Ever since Nike introduced its FuelBand wearable fitness tracker last year, there's been a rather loud and unsatisfied cry from users of the biggest mobile operating system on the planet: "Where the hell is the Android version?" Even while competitors like Fitbit Jawbone's UP have embraced Android, Nike FuelBand has remained an iOS exclusive, and Nike has made a point of explicitly stating that there's no Android version of the app in development.
If you buy a Fitbit, Jawbone Up, or one of the other fitness sensors out there, you're committing to a single software ecosystem. That can be a problem if you want to use your hardware with third-party apps. Plenty of Android users know the pain of being unable to wirelessly sync a Fitbit with most Android devices. The Angel fitness and health sensor is an attempt to build a completely open device that app developers can plug into and create new experiences for users.
It's easy to want six pack abs, but it's more difficult to actually get them. It's always been more enjoyable to consume calories than to lose them, but for many of us, it now takes less effort to find and consume food than to find space to conduct a decent workout. But with a tool like Runtastic's Six Pack Abs Workouts, you can exercise wherever you have enough space to lay out a yoga mat.
There have been products like the Fitbit and Nike Fuelband for a number of years, but these devices are mainly interested in how far you're walking, running, or biking. Strength training is harder to track, but the new Push band on Indiegogo promises to deliver the same quality stats direct to your phone that professional athletes get with high price laboratory equipment.
The Push contains an accelerometer and orientation sensor that follow the motion of your body with a high degree of accuracy.
Earlier this year, Fitbit released Flex, a bracelet that pairs with a smartphone to help you monitor your activity and encourage yourself to get on your feet. Now the company has already released an updated version called Force that, thanks to its new features and OLED screen, functions somewhat like a smartwatch.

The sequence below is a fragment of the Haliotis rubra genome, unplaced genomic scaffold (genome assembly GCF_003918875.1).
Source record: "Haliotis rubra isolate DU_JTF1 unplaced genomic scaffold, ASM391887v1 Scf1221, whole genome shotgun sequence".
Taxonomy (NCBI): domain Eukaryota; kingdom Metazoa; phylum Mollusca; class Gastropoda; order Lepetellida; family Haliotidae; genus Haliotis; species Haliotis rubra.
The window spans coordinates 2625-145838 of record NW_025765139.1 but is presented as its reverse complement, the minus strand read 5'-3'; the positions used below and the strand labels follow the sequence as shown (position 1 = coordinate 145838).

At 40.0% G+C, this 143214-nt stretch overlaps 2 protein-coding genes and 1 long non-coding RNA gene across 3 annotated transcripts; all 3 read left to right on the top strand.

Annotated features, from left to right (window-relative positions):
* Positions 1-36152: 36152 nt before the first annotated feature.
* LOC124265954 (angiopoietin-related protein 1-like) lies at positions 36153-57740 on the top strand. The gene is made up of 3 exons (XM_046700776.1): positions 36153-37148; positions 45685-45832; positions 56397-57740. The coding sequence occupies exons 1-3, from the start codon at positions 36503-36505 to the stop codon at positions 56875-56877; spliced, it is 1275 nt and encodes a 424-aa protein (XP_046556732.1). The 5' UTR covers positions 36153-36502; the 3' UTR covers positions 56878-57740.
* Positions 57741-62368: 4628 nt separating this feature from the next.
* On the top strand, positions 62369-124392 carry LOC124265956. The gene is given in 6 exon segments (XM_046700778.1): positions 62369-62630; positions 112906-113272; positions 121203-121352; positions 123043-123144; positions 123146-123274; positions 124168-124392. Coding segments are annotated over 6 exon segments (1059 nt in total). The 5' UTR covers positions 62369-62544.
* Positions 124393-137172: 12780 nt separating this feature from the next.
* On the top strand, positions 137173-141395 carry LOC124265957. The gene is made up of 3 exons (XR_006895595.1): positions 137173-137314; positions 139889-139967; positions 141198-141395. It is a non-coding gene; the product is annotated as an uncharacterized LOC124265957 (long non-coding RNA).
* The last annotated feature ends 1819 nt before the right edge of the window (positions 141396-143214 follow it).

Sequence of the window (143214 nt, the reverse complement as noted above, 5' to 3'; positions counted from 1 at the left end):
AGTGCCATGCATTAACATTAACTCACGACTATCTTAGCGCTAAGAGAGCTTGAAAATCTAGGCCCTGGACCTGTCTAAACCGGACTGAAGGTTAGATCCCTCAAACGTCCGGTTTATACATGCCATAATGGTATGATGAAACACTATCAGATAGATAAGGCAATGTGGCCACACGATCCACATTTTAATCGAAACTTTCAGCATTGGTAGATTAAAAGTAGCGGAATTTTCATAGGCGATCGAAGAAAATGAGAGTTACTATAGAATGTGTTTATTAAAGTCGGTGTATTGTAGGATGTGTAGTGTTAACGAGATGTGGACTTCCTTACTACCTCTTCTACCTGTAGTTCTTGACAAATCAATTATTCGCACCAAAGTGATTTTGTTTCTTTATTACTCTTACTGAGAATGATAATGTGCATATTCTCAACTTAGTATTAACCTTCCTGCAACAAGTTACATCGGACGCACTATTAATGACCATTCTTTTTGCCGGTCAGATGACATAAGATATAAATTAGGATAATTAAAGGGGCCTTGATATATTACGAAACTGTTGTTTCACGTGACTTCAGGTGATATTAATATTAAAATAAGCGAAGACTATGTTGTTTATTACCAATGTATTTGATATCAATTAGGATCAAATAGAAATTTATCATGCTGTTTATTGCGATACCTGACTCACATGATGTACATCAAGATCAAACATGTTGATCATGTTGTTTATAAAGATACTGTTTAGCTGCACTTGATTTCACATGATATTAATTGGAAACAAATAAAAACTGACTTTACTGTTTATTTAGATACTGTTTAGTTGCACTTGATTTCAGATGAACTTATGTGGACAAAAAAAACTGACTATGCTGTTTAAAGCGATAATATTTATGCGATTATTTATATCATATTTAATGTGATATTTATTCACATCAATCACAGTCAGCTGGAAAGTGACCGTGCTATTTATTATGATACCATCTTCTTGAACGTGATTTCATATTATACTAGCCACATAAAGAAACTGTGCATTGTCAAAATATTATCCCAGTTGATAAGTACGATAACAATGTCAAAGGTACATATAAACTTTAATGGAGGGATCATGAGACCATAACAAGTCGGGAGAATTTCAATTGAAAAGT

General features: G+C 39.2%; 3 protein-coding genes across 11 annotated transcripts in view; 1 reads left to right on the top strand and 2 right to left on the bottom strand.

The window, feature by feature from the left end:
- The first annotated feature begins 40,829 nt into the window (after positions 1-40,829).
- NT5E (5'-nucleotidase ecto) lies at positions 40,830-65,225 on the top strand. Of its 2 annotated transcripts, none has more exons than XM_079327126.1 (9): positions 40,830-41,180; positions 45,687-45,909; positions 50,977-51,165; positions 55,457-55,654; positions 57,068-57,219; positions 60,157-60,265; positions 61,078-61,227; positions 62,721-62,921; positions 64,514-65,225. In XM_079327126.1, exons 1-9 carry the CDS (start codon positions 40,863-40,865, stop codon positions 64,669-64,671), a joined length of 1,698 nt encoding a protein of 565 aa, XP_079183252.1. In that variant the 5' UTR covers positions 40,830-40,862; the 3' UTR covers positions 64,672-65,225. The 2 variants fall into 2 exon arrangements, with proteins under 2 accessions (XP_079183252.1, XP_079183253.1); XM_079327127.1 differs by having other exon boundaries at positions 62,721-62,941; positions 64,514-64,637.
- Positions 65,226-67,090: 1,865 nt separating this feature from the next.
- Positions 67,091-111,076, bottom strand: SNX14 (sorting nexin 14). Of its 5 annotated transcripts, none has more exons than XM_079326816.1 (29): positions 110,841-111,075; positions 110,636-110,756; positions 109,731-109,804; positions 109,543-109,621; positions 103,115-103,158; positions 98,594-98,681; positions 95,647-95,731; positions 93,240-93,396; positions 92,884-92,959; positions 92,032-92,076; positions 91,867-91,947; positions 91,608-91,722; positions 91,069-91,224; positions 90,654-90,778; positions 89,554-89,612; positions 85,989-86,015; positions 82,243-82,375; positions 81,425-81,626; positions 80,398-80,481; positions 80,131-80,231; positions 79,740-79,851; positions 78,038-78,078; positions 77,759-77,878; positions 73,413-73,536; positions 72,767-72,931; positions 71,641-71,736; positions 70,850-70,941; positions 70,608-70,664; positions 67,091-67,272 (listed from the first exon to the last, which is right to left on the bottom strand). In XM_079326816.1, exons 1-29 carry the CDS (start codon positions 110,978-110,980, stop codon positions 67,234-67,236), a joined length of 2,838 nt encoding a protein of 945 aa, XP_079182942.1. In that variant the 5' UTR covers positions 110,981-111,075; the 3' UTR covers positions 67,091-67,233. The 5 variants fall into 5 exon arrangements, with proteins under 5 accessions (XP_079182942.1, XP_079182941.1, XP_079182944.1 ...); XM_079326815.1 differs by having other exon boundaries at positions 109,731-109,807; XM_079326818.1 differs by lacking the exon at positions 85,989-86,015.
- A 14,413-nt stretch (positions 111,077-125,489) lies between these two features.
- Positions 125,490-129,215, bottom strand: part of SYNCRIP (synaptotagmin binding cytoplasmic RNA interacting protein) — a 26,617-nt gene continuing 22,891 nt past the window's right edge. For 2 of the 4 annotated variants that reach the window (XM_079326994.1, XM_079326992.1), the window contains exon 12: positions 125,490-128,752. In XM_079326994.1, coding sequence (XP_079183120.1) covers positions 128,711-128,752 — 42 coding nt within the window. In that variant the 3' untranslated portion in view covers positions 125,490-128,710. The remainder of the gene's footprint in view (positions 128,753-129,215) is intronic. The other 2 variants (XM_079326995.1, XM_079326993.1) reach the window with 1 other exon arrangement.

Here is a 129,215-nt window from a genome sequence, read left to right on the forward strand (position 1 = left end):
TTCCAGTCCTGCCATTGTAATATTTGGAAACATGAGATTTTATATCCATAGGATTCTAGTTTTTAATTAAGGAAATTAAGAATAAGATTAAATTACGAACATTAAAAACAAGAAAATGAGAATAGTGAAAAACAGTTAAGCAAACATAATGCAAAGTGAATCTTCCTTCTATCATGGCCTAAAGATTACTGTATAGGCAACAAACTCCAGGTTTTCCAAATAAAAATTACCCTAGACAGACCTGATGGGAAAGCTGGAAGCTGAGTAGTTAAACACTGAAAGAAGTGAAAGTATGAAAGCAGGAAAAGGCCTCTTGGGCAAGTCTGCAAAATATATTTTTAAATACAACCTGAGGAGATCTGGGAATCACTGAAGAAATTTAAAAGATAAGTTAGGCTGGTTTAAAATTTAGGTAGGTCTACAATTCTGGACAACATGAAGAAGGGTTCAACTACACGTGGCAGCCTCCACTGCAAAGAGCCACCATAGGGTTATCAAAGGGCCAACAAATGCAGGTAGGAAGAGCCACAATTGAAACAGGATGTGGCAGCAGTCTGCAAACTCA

It would do the Fitbit Force a disservice to think of it solely as a pedometer with a clock.
Beddit sounds like a Reddit app you use in bed, or perhaps a sub-Reddit about beds. It is neither. Beddit is a Bluetooth sleep sensor that sticks to your mattress to gather data on how you're sleeping, or not sleeping (probably too much Reddit). At any rate, it's looking for funding on Indiegogo and has blown past its goal.
The creators were looking for $80,000 through a flexible funding campaign, but have already reached nearly $300,000 with 16 days left.
There are already plenty of step-counters and fitness trackers on the market, but Sensoria is trying to appeal to a more serious athlete. The Smart Sock is pretty much want it sounds like – socks with sensors that relay stride and step information to your smartphone. The company was seeking $87,000 on Indiegogo, and it has blown by that with 5 days to spare. The video is a little awkward, but the product looks neat.
Android has been in phones, tablets, refrigerators, cameras, and now it's going where it's never gone before – an exercise bike. There's something a little funny about taking a mobile OS and embedding it in a device that doesn't go anywhere, but still requires peddling. The Peloton Bike is only a day into its Kickstarter, but it's raised tens of thousands toward the $250,000 goal.
One of the most popular fitness apps on Google Play has long been MyFitnessPal. This was true in spite of how it looked – the app's UI was absolutely awful, and performance left a lot to be desired. But no more. MyFitnessPal has gotten a new Holo interface in the most recent update.
The developers of MyFitnessPal completely redesigned the app. Performance is considerably better, and you could legitimately call the design Holo (#YOLO).
So you got into the whole workout-on-the-Wii fad a while back, but now the Balance Board just hangs out in the corner, collecting dust. What a waste. You could choose to let it continue to clutter up your living room, or you could get it out, blow the dust off of it, and connect it to your Android phone or tablet. What?!
Thanks to an app called FitScales, that process is actually made incredibly simple.